It is best to try to get into the correct chainring before the climb, as bikes don’t like you shifting between chainrings when the pedals are under load (but don’t worry, nothing bad will happen if you really have to do it, it’ll just go ‘clunk’). You’ll probably change the gears on the cassette as you climb. Try to keep changes smooth by making one at a time, and put less pressure on the pedals as you do so.

What to eat and drink

When you’re riding your bike you’re burning calories and sweating, which means if you’re riding for more than 90 minutes you do need to think about refuelling along the way.

You don’t have to eat sports nutrition products – most people just use them because they’re often low in fat, and easy to carry on the bike. We’ve looked at the pros and cons of normal food and energy products here. 

You generally need to consume carbohydrates when on the bike, protein after a ride if you need extra help recovering, and adding electrolytes to your drinks to help you keep well hydrated is a good idea. There’s an introductory guide here. 

We’ve got tons of recipe ideas for you – take a look at some of these:

6 Healthy Bites for the Bike

Recipe Collection: Fuelling Breakfasts

Quick Nutrition Tips for Time Crunched Cyclists

Riding clipped in, or ‘clipless’

Image by Listen Missy! via Flickr

You don’t need to ride with your shoes stuck to your pedals, but it helps! Riding ‘clipless’ (the name comes because pedals where you clip in replaced toe clips) means you get more from your pedal stroke, means your foot is less likely to slip, and means you can create a nice round circle with each revolution.

To ride clipless you’ll need pedals, shoes, and cleats that match the pedals – we’ve outlined the different pedal and cleat styles here. 

Mastering the system doesn’t need to be traumatic – we’ve got a detailed guide here, but the basics are:

  • Practice with your bike clamped to a turbo trainer , or leaning against a wall – clip in, and out, in, and out, until you feel happy with the process
  • Most pedals can be adjusted to make the tension looser – this gives more ‘float’, which means your feet will rock about a bit more, but will go more easily in and out of the pedals
  • Start somewhere quiet – ride around the block or on the grass in a park
  • The key thing to remember is to anticipate when you need to stop, and clip out beforehand. Slow speed crashes mostly happen because the rider has stopped suddenly and forgotten to unclip.

Cornering, climbing and descending

So, you’re comfortable on your bike, wearing kit  that feels great, riding clipped in and generally having a great time. Good!

Now is  the time to start working on some of the finer points of technique – the most common questions we get asked are around the big three:

  • Cornering: Preparing for a corner is half the battle. You don’t want to be braking or shifting through it, so slow your speed down before you hit the bend and get into a lower gear to help you power out of it. Hold your weight over the front end of the bike to keep it steady, ideally you should be on the drops. The most efficient way to enter a corner is to do so wide, hit the apex, then come out wide – taking the smoothest line possible. You can’t always do this if there are other people around you. There’s more advice here.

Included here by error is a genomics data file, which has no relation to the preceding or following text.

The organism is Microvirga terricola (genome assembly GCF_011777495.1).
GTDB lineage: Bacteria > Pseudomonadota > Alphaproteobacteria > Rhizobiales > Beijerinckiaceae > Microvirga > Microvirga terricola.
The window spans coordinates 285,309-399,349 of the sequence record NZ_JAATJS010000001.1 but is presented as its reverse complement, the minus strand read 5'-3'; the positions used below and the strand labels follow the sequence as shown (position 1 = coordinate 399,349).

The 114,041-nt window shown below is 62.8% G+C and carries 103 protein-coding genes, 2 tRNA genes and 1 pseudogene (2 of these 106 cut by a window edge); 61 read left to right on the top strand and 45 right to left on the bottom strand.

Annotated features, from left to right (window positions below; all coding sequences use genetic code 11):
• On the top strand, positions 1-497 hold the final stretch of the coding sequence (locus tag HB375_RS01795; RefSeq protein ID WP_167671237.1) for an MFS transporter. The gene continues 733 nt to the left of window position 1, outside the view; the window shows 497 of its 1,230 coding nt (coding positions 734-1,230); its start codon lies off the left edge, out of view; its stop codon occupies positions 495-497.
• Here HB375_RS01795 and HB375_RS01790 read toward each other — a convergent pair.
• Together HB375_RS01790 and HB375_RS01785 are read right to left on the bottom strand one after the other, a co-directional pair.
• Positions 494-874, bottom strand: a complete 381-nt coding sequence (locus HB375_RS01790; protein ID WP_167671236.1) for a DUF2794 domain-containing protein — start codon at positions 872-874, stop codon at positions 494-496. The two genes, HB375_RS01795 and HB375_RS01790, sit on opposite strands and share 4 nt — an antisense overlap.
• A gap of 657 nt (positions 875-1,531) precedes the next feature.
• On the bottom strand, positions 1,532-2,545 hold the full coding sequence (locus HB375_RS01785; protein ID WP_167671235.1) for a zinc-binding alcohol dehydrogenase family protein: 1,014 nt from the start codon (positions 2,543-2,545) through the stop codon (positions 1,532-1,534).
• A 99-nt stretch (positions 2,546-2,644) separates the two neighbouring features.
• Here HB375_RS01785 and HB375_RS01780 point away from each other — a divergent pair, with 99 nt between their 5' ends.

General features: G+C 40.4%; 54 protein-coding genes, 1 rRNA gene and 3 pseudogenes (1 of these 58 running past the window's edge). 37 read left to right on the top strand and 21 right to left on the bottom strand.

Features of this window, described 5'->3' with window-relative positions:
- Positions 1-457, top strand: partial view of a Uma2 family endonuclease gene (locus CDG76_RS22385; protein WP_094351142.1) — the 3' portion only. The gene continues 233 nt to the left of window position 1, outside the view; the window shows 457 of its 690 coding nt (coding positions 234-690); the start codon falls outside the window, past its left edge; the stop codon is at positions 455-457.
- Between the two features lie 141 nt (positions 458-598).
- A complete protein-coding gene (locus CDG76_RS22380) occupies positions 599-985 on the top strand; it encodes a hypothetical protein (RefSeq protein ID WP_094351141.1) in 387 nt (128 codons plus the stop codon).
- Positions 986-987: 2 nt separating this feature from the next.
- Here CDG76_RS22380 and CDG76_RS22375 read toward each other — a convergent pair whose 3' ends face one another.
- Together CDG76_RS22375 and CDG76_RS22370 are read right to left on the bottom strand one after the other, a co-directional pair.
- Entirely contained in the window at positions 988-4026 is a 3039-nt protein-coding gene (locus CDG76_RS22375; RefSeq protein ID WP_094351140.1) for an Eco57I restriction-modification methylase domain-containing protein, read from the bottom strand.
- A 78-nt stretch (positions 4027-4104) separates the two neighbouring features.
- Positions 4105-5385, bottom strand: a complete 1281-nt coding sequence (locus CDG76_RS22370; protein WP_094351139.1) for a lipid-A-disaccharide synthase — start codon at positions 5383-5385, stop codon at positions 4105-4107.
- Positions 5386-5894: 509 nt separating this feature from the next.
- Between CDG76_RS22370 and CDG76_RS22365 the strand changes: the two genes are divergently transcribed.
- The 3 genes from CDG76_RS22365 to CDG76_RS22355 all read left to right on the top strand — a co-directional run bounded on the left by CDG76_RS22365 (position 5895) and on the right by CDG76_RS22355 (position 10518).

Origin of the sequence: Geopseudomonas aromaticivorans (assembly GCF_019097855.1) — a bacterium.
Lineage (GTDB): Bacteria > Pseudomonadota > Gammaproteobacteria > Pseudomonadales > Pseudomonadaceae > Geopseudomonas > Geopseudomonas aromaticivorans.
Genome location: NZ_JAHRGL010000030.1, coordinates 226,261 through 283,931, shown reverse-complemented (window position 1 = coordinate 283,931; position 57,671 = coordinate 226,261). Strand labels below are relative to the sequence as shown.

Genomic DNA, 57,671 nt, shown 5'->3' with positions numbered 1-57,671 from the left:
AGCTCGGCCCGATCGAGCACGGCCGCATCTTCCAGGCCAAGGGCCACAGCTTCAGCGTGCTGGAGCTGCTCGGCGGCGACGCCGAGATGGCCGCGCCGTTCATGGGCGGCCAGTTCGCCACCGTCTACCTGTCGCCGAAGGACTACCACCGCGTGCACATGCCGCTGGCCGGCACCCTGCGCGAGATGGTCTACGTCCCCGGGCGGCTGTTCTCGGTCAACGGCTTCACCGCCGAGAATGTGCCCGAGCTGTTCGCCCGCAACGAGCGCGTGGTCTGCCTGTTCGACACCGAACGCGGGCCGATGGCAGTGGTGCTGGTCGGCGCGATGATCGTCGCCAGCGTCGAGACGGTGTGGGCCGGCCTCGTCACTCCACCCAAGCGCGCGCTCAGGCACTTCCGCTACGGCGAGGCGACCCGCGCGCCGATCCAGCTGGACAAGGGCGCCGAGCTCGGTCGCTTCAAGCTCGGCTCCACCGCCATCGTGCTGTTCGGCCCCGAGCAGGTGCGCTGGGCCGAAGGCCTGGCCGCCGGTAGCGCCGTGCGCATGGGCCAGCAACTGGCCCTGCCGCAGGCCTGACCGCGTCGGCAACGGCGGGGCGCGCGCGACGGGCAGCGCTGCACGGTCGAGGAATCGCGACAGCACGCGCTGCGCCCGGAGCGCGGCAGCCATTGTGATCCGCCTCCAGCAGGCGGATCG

• Climbing: Gravity makes climbing hard, there’s no two ways about it. However, you can help yourself by preparing early – getting in to the right gear before the road ramps up, using any descent beforehand to pick up speed, monitoring your breathing to keep yourself steady, and keeping mentally positive. There’s more advice here. 
  • Descending: A lot less physical effort than climbing, descending can take mental courage. We’ve got some great tips from pro cyclist Emma Pooley here. Most of the skill is in where you place your weight – get into the drops, and lean with the bike to compensate for corners. Don’t cling on to the brakes, but feather them lightly to control your speed – and practice!
  • Once you’re at this level, you might also start noticing that the weather can have an adverse effect on riding. In that case, you might want to check out our advice for riding in a headwind, in a crosswind, and in the rain… 

Hopefully that covers off most of your initial questions, concerns and worries. Of course we’ve got much more advice – most of which you’ll find in our ‘road skills’ section.

It is worth noting that there is no substitute for practical experience and one-on-one advice – most of which you can get from joining a local cycling club. Cubs and club culture can seem daunting at first, but they really are all about encouraging more people to enjoy cycling, teaching skills, and providing a community. Check out these tips to help you out before your first club ride – we’re sure you won’t regret it.